Thus any action requires well-rehearsed choreography with thought given to the 180 degree rule, actors who have had fighting experience to avoid amateurish reactions, on-set special effects sewn into the sequence to help the VFX artists in post production, stunt people with accompanying insurance and proper protection for the more dangerous moves, quibs to show a bullet's impact, and among other things, absolutely precise editing. To help the editor, I'd further have to plan how much action to show on screen, and how to have the viewer "imagine" the next reaction by keeping an actor's movement off-screen for as long as it occurs, and have it "enter" the screen just in time so the viewer isn't startled, but expecting it. This management of the viewers' expectations brings them into the action and rewards them with the actor's achievement (hearkening back to the concept of the video game).  Thus, as you can see, the list for requirements for an action scene can go on and on, and monetary expenditures only exponentially increase!

I drew and re-drew story-boards, and discussed them with my DOP, Gary Huff, and special effects artist, Jason Zentner.  I concluded that, given our time and resources restrictions, obtaining success was going to be questionable at best.  Furthermore, my script was taking a huge chance shifting the POV from the two girls in the final moment onto the father's fight with the gunmen. I risked losing the emotional climax in a plethora of fighting extras.

I cut the scene.

So, here I was, about to shoot a film that had a team of 25 people attached to it, and the crucial scene was gone. So, what did I do?

A movie plays upon the visual and auditory senses. I look forward to the day when filmmakers will have commercially viable technology to expand the cinematic experience to further sensory experiences, but, for now I turned to sound as the answer. I rewrote the scene as follows. 
The story sticks to the POV of the two girls. They are discovered by three men come to kill them, manage to outrun them and are momentarily rescued by their father. He tells them to hurry into a nearby forest and hide while he takes care of their pursuers. As they run through the trees, a carefully-planned "conversation" of gun-shots blast the air, along with fading organ chords, atmospheric effects, and a heightened audio of the girls' feet. Suddenly, they realise their father hasn't followed them and so they rush back.  In dead silence, they discover the house and lawn strewn with dead, bloody bodies, including that of their father.

Thus, I managed to preserve the important plot elements of the chase and shoot-out, but only filmed the crescendo and the aftermath of the gun fight. We shot the film, wrapped on time, and now "WSR" is competing for entry into several international festivals.

I love the film industry because of the organised creativity that it demands. There are always finite amounts of time, resources, and money...even on the biggest productions in Hollywood. The artistic challenge to work with these factors and still try to make a film to the very best of my ability is one of the many reasons why I love producing and directing films.

Speaking of which, I'm currently about to start my debut feature film, "The Dying Eye," in Edinburgh, Scotland. Production begins October 12, 2012. It's about a brilliant, young computer hacker who fights crime in the streets of Edinburgh while navigating love, political conspiracies, and hallucinations.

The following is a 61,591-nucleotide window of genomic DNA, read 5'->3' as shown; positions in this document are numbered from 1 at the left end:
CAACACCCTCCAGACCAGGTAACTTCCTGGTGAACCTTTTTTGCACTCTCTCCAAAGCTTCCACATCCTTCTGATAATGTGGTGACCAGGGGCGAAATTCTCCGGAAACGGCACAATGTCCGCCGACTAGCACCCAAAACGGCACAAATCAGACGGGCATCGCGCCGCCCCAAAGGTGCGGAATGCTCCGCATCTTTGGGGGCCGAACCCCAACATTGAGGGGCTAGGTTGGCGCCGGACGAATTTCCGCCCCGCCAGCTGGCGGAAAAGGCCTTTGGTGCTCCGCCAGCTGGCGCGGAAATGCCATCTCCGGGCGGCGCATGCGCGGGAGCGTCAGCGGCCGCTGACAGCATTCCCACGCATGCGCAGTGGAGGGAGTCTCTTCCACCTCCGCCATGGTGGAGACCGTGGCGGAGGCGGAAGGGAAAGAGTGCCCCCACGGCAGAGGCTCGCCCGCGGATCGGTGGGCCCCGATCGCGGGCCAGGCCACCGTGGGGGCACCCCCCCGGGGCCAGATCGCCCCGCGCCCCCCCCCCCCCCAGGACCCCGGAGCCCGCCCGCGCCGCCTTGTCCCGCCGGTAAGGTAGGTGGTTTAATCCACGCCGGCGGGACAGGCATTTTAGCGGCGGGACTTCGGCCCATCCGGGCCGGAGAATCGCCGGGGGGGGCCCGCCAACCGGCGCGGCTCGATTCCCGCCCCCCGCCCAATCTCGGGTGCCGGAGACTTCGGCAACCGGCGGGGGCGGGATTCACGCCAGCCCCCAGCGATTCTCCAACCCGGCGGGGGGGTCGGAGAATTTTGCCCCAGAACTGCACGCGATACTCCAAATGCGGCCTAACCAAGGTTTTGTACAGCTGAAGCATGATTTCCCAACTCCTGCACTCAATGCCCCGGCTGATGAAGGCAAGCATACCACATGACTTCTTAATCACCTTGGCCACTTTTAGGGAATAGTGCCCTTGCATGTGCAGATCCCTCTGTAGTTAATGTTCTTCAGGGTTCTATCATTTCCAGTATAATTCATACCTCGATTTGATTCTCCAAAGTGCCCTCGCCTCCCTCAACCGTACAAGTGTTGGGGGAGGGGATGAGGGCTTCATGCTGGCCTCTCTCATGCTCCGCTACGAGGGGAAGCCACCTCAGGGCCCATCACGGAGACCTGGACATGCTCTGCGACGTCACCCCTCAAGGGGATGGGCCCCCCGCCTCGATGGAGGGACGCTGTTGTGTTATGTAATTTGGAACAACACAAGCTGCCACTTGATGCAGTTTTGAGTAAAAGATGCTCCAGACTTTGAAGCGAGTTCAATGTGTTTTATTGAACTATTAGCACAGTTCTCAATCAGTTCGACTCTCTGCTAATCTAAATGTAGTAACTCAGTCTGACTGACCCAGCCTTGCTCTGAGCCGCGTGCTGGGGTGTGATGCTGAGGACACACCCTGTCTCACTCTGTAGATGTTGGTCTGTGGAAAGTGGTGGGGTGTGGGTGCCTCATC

I'm currently holding an Indiegogo campaign to raise money for the production. To read further and donate, go HERE.

Be a part of my team!  I'd love to have you on board!

You can also view her website HERE and her blog HERE.

Thank you, Shiphrah.

Wednesday, August 08, 2012


I never used to believe in writer's block. Maybe I do now.

For the last three days all I've been able to write is this blog and I've had several attempts at it. I changed my mind on content three times. I've even made it to a paragraph twice before erasing and starting again. The words just won't flow for me this week no matter what I do.

I always work on two or three projects at a time so if I get stuck on one I can swap to another to keep my momentum going. However, this week I've hit a massive brick wall. I haven't progressed on any of my projects. It may be because it's the school holidays and I've got both boys running around driving me nuts, interrupting my train of thought every five minutes. It's hard to think when a four year old is screaming in your ear he wants food, a drink, the TV on, to sit on your lap and watch you work, to play on the CBeebies website or to go outside, which he could do if it wasn't raining. Or maybe I just need a break.

In the past I've scoffed at the suggestion of writer's block, but now I'm not so sure. I'm not even sure where this blog post is going. My mind is wandering. I've lost my focus.

One thing I do know for sure is that it won't last. Inspiration will come my way some point soon. I just have to wait for it to arrive and not feel guilty in the mean time because I'm not putting words on the page. Trying to force the words to come out will only makes it worse for me. So I'm going to take a break for the rest of the week and come back fresh on Monday morning with a clear head.

See you on the other side.

Wednesday, August 01, 2012


There seems to me to be a new social networking site, app, or service launched every couple of weeks or so and I have to admit I find them very hard to ignore. I'm very happy using Facebook, Twitter and LinkedIn and don't want to be left out should some new social networking service come along which could potentially be better than what has come before. I'm terrified if I don't sign up I'll miss out. But just recently I've been bombarded with requests to join far too many new networking sites, services and apps and I've finally had to draw a line.

It's easy to be lulled in by their flashiness, the promise of connection with like minded individuals, and it's almost impossible to ignore if someone you know has invited you to join. Odd thoughts run through my head whenever I get a new invitation like, 'will they speak to me again if I don't sign up,' or 'do they know something I don't'?

I know if I signed up to all the services I was invited to I'd spend all day checking them and never actually do any writing. So I've had to make a choice and I've decided to stick with the three I know best because I trust them. I do also occasionally use Google + although I haven't yet come to fully trust it to do what I want it to and I admit I don't really understand it enough to do so.

The other danger of these sites and apps is adding people because they asked you to without really knowing who they, afraid they might actually be an important contact one day. I'm guilty of this, especially with LinkedIn where my contacts now number nearly three hundred. I know I should go through my contacts and remove those I never communicate with, or have never met, but that is easier said than done. Again I don't want to miss out. To me every contact is important, no matter who they are and what they do. That's just me I guess. I'm a socialble person.

My advice, or though I may not actually follow it myself, is to stick to two or three social networking sites and only accept friend or connect requests if you've met that person in the flesh, or really believe they are a good contact to have.